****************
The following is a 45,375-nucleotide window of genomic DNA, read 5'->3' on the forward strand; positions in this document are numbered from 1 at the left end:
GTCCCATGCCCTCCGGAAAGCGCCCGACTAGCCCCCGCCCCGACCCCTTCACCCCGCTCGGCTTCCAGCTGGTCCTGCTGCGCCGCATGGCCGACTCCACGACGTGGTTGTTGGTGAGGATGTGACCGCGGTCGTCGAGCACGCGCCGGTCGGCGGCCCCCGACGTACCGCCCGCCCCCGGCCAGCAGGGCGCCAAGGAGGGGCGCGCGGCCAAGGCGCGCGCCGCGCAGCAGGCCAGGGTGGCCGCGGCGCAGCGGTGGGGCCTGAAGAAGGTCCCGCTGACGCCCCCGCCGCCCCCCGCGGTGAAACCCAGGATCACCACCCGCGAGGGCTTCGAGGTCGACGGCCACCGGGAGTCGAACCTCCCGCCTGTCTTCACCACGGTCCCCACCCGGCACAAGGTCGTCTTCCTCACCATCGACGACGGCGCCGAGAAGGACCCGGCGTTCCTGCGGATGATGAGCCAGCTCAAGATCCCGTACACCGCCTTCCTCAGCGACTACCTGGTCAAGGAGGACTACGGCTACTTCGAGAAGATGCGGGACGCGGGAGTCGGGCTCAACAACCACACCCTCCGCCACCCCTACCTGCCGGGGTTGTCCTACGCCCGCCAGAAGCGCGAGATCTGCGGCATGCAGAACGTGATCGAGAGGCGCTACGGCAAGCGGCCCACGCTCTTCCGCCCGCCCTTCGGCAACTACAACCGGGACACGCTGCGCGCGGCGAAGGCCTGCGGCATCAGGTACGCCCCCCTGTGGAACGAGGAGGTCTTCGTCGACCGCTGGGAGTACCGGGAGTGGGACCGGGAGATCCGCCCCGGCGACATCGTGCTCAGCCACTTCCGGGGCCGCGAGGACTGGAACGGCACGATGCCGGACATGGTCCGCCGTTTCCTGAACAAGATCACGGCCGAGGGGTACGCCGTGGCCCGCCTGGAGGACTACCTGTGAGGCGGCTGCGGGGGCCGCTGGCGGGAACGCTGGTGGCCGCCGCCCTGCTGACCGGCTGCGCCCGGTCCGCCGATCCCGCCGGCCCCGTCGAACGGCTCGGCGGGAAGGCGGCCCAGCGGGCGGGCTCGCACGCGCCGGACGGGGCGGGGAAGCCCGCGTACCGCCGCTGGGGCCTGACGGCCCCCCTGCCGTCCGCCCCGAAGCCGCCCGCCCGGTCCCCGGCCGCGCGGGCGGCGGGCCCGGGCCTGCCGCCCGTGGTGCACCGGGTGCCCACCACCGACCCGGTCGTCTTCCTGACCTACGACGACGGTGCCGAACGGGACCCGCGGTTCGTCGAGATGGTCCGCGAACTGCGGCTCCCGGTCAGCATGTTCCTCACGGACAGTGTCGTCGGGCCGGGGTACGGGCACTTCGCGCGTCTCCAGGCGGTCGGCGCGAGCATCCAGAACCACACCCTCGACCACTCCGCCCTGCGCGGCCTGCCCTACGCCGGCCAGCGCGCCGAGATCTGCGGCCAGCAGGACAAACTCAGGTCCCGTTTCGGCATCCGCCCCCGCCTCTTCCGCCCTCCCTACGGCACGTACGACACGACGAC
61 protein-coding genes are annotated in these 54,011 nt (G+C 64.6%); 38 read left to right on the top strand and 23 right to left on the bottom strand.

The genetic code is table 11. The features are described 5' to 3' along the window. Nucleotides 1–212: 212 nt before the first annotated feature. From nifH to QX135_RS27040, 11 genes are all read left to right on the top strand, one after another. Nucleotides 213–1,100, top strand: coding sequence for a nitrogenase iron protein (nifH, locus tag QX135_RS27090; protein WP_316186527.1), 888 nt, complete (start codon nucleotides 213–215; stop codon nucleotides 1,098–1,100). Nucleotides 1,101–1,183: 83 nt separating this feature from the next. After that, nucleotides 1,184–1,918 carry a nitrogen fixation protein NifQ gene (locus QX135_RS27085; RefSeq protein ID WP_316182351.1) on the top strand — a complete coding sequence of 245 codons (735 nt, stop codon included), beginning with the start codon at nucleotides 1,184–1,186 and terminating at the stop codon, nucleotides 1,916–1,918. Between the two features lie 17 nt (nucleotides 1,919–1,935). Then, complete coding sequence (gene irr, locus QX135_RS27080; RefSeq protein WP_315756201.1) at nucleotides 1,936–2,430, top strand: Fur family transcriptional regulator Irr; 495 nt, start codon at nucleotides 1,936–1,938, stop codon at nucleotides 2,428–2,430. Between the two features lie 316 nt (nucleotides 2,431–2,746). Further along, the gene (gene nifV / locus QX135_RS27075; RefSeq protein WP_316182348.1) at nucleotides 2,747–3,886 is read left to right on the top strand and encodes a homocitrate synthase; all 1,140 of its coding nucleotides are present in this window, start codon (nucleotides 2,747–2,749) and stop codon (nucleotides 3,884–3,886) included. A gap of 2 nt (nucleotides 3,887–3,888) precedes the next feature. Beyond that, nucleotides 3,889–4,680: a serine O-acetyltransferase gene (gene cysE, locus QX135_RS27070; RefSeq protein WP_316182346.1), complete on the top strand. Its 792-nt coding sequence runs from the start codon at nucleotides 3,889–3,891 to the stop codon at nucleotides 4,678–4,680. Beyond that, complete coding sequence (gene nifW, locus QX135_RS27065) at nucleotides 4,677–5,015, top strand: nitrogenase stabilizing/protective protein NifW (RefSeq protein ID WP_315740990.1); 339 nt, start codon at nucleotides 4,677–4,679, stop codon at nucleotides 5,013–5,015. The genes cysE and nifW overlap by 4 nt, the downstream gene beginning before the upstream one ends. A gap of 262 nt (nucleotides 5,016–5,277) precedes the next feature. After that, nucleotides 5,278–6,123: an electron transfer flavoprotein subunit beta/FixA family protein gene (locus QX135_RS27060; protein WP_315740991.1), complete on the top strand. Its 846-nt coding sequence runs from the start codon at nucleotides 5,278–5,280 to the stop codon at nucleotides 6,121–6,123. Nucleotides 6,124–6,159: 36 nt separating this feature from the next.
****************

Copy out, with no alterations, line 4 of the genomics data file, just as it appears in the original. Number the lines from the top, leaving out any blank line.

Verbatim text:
The genetic code is table 11. The features are described 5' to 3' along the window. Nucleotides 1–212: 212 nt before the first annotated feature. From nifH to QX135_RS27040, 11 genes are all read left to right on the top strand, one after another. Nucleotides 213–1,100, top strand: coding sequence for a nitrogenase iron protein (nifH, locus tag QX135_RS27090; protein WP_316186527.1), 888 nt, complete (start codon nucleotides 213–215; stop codon nucleotides 1,098–1,100). Nucleotides 1,101–1,183: 83 nt separating this feature from the next. After that, nucleotides 1,184–1,918 carry a nitrogen fixation protein NifQ gene (locus QX135_RS27085; RefSeq protein ID WP_316182351.1) on the top strand — a complete coding sequence of 245 codons (735 nt, stop codon included), beginning with the start codon at nucleotides 1,184–1,186 and terminating at the stop codon, nucleotides 1,916–1,918. Between the two features lie 17 nt (nucleotides 1,919–1,935). Then, complete coding sequence (gene irr, locus QX135_RS27080; RefSeq protein WP_315756201.1) at nucleotides 1,936–2,430, top strand: Fur family transcriptional regulator Irr; 495 nt, start codon at nucleotides 1,936–1,938, stop codon at nucleotides 2,428–2,430. Between the two features lie 316 nt (nucleotides 2,431–2,746). Further along, the gene (gene nifV / locus QX135_RS27075; RefSeq protein WP_316182348.1) at nucleotides 2,747–3,886 is read left to right on the top strand and encodes a homocitrate synthase; all 1,140 of its coding nucleotides are present in this window, start codon (nucleotides 2,747–2,749) and stop codon (nucleotides 3,884–3,886) included. A gap of 2 nt (nucleotides 3,887–3,888) precedes the next feature. Beyond that, nucleotides 3,889–4,680: a serine O-acetyltransferase gene (gene cysE, locus QX135_RS27070; RefSeq protein WP_316182346.1), complete on the top strand. Its 792-nt coding sequence runs from the start codon at nucleotides 3,889–3,891 to the stop codon at nucleotides 4,678–4,680. Beyond that, complete coding sequence (gene nifW, locus QX135_RS27065) at nucleotides 4,677–5,015, top strand: nitrogenase stabilizing/protective protein NifW (RefSeq protein ID WP_315740990.1); 339 nt, start codon at nucleotides 4,677–4,679, stop codon at nucleotides 5,013–5,015. The genes cysE and nifW overlap by 4 nt, the downstream gene beginning before the upstream one ends. A gap of 262 nt (nucleotides 5,016–5,277) precedes the next feature. After that, nucleotides 5,278–6,123: an electron transfer flavoprotein subunit beta/FixA family protein gene (locus QX135_RS27060; protein WP_315740991.1), complete on the top strand. Its 846-nt coding sequence runs from the start codon at nucleotides 5,278–5,280 to the stop codon at nucleotides 6,121–6,123. Nucleotides 6,124–6,159: 36 nt separating this feature from the next.